Genesis 39
Keil and Delitzsch OT Commentary
And Joseph was brought down to Egypt; and Potiphar, an officer of Pharaoh, captain of the guard, an Egyptian, bought him of the hands of the Ishmeelites, which had brought him down thither.
In Potiphar's House. - Potiphar had bought him of the Ishmaelites, as is repeated in Genesis 39:1 for the purpose of resuming the thread of the narrative; and Jehovah was with him, so that the prospered in the house of his Egyptian master. מצליח אישׁ: a man who has prosperity, to whom God causes all that he undertakes and does to prosper. When Potiphar perceived this, Joseph found favour in his eyes, and became his servant, whom he placed over his house (made manager of his household affairs), and to whom he entrusted all his property (כּל־ישׁ־לו Genesis 39:4 equals ישׁ־לו כּל־אשׁר Genesis 39:5, Genesis 39:6). This confidence in Joseph increased, when he perceived how the blessing of Jehovah (Joseph's God) rested upon his property in the house and in the field; so that now "he left to Joseph everything that he had, and did not trouble himself אתּו (with or near him) about anything but his own eating."

And the LORD was with Joseph, and he was a prosperous man; and he was in the house of his master the Egyptian.
And his master saw that the LORD was with him, and that the LORD made all that he did to prosper in his hand.
And Joseph found grace in his sight, and he served him: and he made him overseer over his house, and all that he had he put into his hand.
And it came to pass from the time that he had made him overseer in his house, and over all that he had, that the LORD blessed the Egyptian's house for Joseph's sake; and the blessing of the LORD was upon all that he had in the house, and in the field.
And he left all that he had in Joseph's hand; and he knew not ought he had, save the bread which he did eat. And Joseph was a goodly person, and well favoured.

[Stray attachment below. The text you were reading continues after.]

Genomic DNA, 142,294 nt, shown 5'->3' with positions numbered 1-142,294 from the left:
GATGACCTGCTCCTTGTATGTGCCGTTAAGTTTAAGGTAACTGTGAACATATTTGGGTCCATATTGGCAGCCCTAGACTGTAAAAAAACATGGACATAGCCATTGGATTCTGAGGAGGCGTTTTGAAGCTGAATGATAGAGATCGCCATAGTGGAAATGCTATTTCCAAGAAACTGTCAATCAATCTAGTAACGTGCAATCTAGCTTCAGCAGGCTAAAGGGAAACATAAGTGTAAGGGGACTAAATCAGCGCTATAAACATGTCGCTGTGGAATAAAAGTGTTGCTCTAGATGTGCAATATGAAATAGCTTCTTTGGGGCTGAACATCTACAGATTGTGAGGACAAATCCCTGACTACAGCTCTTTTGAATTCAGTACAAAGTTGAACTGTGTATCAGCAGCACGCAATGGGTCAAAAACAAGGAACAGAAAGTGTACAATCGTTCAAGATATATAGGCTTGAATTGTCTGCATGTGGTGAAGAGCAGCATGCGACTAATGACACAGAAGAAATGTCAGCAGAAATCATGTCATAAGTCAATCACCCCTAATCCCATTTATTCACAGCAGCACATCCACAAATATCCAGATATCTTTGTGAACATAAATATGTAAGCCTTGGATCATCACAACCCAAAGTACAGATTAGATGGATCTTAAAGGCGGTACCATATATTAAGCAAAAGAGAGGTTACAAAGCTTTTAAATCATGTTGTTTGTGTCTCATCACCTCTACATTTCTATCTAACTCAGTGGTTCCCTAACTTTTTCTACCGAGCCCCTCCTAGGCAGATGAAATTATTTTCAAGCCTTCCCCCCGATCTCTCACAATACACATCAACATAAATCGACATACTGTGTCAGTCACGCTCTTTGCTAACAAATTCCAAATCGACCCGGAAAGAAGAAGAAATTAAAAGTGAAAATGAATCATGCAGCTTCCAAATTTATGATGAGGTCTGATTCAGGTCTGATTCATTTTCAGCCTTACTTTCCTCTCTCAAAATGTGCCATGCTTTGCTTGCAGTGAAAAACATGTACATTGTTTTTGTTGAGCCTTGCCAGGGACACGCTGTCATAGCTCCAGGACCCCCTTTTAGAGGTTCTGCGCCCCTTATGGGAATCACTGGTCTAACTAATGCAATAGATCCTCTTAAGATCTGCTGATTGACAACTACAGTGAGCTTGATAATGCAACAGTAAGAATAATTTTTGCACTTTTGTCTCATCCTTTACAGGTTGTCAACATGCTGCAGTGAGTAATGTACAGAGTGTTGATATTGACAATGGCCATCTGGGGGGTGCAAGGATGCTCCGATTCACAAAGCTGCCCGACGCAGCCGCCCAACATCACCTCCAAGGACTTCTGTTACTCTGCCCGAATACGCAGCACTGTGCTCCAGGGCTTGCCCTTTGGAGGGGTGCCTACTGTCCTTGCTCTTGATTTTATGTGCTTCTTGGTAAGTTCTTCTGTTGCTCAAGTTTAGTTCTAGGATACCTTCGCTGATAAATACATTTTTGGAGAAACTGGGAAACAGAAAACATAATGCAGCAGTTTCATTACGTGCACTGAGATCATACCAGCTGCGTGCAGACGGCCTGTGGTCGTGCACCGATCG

Joseph was handsome in form and feature; and Potiphar's wife set her eyes upon the handsome young man, and tried to persuade him to lie with her. But Joseph resisted the adulterous proposal, referring to the unlimited confidence which his master had placed in him. He (Potiphar) was not greater in that house than he, and had given everything over to him except her, because she was his wife. "How could he so abuse this confidence, as to do this great wickedness and sin against God!"

And it came to pass after these things, that his master's wife cast her eyes upon Joseph; and she said, Lie with me.
But he refused, and said unto his master's wife, Behold, my master wotteth not what is with me in the house, and he hath committed all that he hath to my hand;
There is none greater in this house than I; neither hath he kept back any thing from me but thee, because thou art his wife: how then can I do this great wickedness, and sin against God?
And it came to pass, as she spake to Joseph day by day, that he hearkened not unto her, to lie by her, or to be with her.
But after she had repeated her enticements day after day without success, "it came to pass at that time (הזּה כּהיּום for the more usual הזּה כּיּום (Genesis 50:20), lit., about this day, i.e., the day in the writer's mind, on which the thing to be narrated occurred) that Joseph came into his house to attend to his duties, and there were none of the house-servants within." And she laid hold of him by his garment and entreated him to lie with her; but he left his garment in her hand and fled from the house.

And it came to pass about this time, that Joseph went into the house to do his business; and there was none of the men of the house there within.
And she caught him by his garment, saying, Lie with me: and he left his garment in her hand, and fled, and got him out.
And it came to pass, when she saw that he had left his garment in her hand, and was fled forth,